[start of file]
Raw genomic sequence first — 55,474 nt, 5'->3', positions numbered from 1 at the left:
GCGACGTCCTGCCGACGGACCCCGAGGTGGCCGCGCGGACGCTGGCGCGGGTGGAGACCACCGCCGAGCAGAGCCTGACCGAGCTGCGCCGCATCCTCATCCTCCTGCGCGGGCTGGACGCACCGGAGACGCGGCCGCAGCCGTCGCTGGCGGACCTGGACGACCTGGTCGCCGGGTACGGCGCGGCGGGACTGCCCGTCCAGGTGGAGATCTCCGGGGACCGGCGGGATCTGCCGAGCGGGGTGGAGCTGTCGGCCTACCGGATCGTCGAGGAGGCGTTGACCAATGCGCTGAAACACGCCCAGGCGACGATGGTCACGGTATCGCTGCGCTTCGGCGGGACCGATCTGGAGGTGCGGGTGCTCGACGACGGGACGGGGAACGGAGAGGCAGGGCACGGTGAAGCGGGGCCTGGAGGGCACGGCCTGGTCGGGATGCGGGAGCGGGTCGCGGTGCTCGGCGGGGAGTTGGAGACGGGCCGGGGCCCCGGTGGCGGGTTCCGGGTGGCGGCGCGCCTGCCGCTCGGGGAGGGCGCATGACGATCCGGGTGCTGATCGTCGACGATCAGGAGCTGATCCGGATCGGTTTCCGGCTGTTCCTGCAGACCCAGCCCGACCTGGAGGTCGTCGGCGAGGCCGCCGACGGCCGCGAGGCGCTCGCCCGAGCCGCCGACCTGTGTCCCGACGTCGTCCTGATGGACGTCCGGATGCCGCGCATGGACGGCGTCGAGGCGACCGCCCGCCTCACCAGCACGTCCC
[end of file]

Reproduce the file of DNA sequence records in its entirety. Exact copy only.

Raw genomic sequence first — 55,474 nt, 5'->3', positions numbered from 1 at the left:
GCGACGTCCTGCCGACGGACCCCGAGGTGGCCGCGCGGACGCTGGCGCGGGTGGAGACCACCGCCGAGCAGAGCCTGACCGAGCTGCGCCGCATCCTCATCCTCCTGCGCGGGCTGGACGCACCGGAGACGCGGCCGCAGCCGTCGCTGGCGGACCTGGACGACCTGGTCGCCGGGTACGGCGCGGCGGGACTGCCCGTCCAGGTGGAGATCTCCGGGGACCGGCGGGATCTGCCGAGCGGGGTGGAGCTGTCGGCCTACCGGATCGTCGAGGAGGCGTTGACCAATGCGCTGAAACACGCCCAGGCGACGATGGTCACGGTATCGCTGCGCTTCGGCGGGACCGATCTGGAGGTGCGGGTGCTCGACGACGGGACGGGGAACGGAGAGGCAGGGCACGGTGAAGCGGGGCCTGGAGGGCACGGCCTGGTCGGGATGCGGGAGCGGGTCGCGGTGCTCGGCGGGGAGTTGGAGACGGGCCGGGGCCCCGGTGGCGGGTTCCGGGTGGCGGCGCGCCTGCCGCTCGGGGAGGGCGCATGACGATCCGGGTGCTGATCGTCGACGATCAGGAGCTGATCCGGATCGGTTTCCGGCTGTTCCTGCAGACCCAGCCCGACCTGGAGGTCGTCGGCGAGGCCGCCGACGGCCGCGAGGCGCTCGCCCGAGCCGCCGACCTGTGTCCCGACGTCGTCCTGATGGACGTCCGGATGCCGCGCATGGACGGCGTCGAGGCGACCGCCCGCCTCACCAGCACGTCCC